|Budget Amount *help
¥6,500,000 (Direct Cost: ¥6,500,000)
Fiscal Year 1986: ¥800,000 (Direct Cost: ¥800,000)
Fiscal Year 1985: ¥5,700,000 (Direct Cost: ¥5,700,000)
Chloroplasts are geneticall controlled not only by their own genome but also by numerous nuclear genes. Nuclear encoded proteins are synthesized in cytoplasm as prcursors and then delivered into the organella. While the chloroplast genes are expressed within the chloroplasts via their own machinery for protein biogenesis, although the machinery itself is also composed partly of the nuclear gene products. As no RNA may be delivered from cytoplasm, all the necessary RNAs ought to be generated within the chloroplasts.
To clarify the genetic share of chloroplast genome in plant cells, we have determined the entire chloroplast DNA sequence (121,024 bp) from a liverwort, Marchantia polymorpha, by using cultured green cells, and deduced the gene organization. We could detect 136 possible genes; i.e. 8 for two sets of rRNAs, 36 for 31 tRNA species, 91 for presumptive proteins or ORFs, and 1 for tRNA pseudogene. The universal codons are used throughout the genome and the 31 species of tRNA must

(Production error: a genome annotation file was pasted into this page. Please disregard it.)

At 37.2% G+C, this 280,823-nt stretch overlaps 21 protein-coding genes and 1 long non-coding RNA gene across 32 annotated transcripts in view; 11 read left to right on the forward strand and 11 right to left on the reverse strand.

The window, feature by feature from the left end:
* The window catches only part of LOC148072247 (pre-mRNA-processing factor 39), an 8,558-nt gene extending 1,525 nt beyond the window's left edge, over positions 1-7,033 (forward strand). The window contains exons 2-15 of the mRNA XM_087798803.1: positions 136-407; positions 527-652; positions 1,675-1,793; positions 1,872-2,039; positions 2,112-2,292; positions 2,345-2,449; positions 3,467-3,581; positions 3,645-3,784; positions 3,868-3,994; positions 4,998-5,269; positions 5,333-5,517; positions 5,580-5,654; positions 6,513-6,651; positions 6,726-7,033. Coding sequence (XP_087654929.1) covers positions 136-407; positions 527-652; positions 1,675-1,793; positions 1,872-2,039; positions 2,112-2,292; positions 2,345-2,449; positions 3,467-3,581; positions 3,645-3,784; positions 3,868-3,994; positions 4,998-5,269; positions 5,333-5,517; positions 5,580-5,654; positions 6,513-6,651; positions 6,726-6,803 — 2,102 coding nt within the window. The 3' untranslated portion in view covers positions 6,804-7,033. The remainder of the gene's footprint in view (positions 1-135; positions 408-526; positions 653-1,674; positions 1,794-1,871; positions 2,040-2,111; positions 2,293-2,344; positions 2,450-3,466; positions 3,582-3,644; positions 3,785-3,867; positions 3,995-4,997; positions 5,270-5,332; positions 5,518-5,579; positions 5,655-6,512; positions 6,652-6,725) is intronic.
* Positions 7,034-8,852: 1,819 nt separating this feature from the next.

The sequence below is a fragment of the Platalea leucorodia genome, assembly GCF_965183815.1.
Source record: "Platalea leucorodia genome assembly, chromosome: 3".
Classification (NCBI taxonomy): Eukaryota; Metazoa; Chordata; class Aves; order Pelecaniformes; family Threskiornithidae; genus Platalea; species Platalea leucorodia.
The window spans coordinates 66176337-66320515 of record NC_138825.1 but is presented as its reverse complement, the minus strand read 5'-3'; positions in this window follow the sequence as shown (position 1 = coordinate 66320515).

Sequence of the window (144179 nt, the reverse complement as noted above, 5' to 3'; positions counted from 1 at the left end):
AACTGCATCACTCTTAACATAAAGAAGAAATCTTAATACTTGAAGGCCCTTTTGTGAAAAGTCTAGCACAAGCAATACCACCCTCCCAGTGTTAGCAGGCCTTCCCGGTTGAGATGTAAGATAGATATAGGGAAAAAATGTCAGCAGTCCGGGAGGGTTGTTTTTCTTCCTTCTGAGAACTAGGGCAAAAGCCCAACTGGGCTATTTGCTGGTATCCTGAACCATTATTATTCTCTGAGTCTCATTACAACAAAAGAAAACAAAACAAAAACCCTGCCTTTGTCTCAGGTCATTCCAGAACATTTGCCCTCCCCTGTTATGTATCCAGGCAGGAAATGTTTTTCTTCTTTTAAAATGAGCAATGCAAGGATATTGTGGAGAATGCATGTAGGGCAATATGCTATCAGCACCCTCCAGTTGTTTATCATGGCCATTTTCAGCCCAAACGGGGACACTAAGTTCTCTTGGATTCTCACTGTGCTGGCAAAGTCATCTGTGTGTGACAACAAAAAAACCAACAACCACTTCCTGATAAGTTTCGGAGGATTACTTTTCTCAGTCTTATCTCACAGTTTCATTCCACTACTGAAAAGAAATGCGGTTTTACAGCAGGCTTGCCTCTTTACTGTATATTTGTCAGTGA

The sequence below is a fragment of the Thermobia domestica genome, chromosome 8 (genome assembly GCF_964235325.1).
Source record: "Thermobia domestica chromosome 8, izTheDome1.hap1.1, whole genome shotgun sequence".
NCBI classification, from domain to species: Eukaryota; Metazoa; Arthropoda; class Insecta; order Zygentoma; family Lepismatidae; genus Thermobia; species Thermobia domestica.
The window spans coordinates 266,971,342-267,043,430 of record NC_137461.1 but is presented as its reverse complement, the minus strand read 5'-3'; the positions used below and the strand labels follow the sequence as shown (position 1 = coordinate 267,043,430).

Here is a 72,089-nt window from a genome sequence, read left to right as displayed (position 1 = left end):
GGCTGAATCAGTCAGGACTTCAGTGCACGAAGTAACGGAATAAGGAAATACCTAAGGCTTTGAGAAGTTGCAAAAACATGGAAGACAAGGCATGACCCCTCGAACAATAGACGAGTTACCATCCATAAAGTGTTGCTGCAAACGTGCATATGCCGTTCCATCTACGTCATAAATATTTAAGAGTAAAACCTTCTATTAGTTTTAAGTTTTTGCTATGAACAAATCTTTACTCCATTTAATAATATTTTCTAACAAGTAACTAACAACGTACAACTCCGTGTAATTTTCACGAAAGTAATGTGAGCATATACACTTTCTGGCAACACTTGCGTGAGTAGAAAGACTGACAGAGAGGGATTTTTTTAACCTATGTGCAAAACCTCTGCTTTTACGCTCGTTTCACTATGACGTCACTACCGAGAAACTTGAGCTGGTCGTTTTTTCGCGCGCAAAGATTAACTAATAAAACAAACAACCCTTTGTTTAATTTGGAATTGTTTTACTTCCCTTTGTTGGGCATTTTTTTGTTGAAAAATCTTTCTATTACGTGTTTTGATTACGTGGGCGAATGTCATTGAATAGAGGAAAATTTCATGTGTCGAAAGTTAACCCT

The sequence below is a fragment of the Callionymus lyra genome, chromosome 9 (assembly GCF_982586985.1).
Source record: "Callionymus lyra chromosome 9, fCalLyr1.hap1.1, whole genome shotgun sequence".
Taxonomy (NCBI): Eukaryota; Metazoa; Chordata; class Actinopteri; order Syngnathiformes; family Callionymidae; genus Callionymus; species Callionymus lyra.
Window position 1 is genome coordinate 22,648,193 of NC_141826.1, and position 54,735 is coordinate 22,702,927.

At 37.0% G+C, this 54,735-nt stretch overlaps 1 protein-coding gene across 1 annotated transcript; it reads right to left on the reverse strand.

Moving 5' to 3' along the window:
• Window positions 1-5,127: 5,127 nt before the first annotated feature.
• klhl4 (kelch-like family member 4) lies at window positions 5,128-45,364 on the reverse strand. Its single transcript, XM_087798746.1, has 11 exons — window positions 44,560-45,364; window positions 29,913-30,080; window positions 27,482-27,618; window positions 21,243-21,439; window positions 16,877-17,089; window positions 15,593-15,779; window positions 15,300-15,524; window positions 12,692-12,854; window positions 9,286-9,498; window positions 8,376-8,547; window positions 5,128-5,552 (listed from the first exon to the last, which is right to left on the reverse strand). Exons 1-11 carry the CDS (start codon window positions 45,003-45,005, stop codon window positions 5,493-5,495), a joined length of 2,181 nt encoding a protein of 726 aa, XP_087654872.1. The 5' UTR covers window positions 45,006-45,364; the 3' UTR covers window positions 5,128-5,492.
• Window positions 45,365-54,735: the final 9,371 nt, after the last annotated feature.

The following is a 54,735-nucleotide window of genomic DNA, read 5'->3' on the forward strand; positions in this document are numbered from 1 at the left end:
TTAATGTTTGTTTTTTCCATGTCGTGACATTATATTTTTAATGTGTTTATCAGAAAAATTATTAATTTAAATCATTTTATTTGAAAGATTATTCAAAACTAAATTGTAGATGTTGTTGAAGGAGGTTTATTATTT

translate them properly. Introns were detected in 20 genes, mostly of group <II> except one group <I> . About half of the chloroplast genes are concerned with the basic machinery for gene expression, including 9 rpl, 11 rps, 4 rpo, i infA and 44 RNA genes for rRNA and tRNA. These have been identified by comparing amino acid sequences with homologous genes in E. coli( resulting even in a similar order), showing a prokaryotic feature in the basic machinery. Ob-viously these genes are not enough to complete the transcription-translation machinery, and many remainder proteins must be supplied by the nuclear genes. Similarly, none of the protein complexes of photosynthetic and other apparatus are completed without nuclear encoded proteins. Since the allocation of each component in a complex to either chloroplast or nuclear genomes, which has been elucidated in liverwort, appears to be general among higher plants, the basis of present genetic system of chloroplasts in green plants has to be established before the blanching of Bryophytina and Tracheophytina, and from this unified single origin the present variety of chloroplast genomes in green plants may be evolved. Less